Research shows that countries with higher rates of gender-based violence suffer more frequently from conflict, instability, lack of adherence to the rule of law, low educational attainment, economic underdevelopment, and health crises, among other challenges.
Human rights organizations report that Ethiopia continues to suffer from ongoing conflict-related sexual violence and gender-based violence, including sexual assault, harassment, and female-genital mutilation. There have been reports of conflict-related sexual violence perpetrated by combatants throughout the country, while others continue to experience gender-based violence and harassment in areas without active conflict.
It is widely understood that women and girls in Ethiopia face difficulties in reporting gender-based violence due to widespread social stigma, lack of medical facilities, or inconsistent prosecution outcomes by law enforcement. Women and girls form the majority of the domestic labor workforce, often leaving them without legal protections and increasing their risk of gender-based violence, as domestic labor is not considered a form of work under Labor Proclamation 1156/2019. Men and boys will likely never report any gender-based violence due to extreme social stigma and other reasons listed.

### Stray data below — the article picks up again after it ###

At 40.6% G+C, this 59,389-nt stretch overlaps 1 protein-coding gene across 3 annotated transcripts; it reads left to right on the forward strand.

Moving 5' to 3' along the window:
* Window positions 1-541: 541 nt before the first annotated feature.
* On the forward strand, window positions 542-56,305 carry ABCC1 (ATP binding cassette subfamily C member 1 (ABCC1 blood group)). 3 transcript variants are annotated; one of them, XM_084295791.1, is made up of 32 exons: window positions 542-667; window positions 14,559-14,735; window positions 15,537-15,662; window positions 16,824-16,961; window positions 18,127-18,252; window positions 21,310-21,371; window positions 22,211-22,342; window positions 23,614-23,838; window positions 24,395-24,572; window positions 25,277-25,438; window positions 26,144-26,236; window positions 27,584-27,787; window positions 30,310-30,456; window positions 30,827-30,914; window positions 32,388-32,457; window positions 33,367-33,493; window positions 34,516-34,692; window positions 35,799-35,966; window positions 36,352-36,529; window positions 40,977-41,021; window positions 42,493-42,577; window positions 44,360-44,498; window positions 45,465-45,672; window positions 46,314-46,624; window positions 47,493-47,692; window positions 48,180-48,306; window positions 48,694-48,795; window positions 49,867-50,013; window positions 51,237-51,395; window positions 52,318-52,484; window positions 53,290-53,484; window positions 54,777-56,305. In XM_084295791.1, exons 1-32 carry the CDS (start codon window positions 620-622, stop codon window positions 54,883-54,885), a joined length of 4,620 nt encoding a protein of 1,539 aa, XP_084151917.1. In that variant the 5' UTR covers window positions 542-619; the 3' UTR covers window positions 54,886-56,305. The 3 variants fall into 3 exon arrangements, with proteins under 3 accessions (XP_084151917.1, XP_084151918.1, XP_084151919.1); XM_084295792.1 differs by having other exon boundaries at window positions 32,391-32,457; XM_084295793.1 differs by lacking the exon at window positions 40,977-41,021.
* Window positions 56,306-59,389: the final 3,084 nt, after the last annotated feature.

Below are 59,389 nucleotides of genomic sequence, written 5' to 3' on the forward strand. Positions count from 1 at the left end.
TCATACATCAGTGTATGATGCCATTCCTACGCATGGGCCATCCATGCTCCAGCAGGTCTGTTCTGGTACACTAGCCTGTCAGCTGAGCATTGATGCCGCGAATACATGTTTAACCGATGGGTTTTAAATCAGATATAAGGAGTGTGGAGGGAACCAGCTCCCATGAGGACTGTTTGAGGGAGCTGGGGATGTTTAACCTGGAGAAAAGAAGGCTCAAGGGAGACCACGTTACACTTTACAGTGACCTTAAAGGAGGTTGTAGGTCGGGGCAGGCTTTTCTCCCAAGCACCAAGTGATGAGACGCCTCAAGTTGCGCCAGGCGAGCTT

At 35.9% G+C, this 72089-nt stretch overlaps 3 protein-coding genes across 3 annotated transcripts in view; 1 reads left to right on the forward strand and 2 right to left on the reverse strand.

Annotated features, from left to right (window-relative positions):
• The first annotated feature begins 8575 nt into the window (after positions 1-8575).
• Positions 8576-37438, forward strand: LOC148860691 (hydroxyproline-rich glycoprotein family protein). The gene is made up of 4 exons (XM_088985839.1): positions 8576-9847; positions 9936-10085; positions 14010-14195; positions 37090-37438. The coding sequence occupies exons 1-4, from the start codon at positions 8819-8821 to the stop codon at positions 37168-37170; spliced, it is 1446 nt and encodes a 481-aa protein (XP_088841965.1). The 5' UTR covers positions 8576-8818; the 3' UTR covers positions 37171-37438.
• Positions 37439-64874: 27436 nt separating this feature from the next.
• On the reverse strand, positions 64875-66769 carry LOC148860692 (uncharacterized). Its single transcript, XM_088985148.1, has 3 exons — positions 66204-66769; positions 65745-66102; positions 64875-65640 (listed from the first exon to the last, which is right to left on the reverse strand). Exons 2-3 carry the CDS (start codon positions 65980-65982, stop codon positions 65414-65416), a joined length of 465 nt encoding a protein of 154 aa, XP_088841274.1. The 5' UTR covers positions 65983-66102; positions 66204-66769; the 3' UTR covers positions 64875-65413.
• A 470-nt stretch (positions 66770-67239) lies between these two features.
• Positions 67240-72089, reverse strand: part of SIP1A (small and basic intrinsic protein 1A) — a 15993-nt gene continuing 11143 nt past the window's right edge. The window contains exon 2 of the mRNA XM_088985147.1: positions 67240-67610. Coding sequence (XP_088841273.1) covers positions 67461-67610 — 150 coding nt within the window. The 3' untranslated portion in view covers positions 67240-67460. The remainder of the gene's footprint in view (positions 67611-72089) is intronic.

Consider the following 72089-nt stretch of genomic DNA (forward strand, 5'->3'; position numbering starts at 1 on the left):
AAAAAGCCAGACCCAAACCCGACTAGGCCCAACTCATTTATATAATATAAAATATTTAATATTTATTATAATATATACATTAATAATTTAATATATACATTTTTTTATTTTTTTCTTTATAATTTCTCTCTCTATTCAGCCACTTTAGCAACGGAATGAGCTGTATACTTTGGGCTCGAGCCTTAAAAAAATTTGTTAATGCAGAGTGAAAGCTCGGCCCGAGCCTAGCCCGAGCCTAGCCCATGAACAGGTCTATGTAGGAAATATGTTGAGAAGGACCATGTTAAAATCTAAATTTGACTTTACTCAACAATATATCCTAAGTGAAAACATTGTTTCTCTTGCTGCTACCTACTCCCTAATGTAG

Research shows that countries with higher rates of gender-based violence suffer more frequently from conflict, instability, lack of adherence to the rule of law, low educational attainment, economic underdevelopment, and health crises, among other challenges. Addressing and preventing gender-based violence creates more peaceful and stable societies.
The United States government in Ethiopia is supporting a range of programming to address gender-based violence. With the President’s Emergency Plan for AIDS Relief funding, over eight thousand Ethiopians have received GBV clinical care, including GBV screening, linkage to post violence clinical care like screening for STIs and HIV, and treatment for positive HIV patients.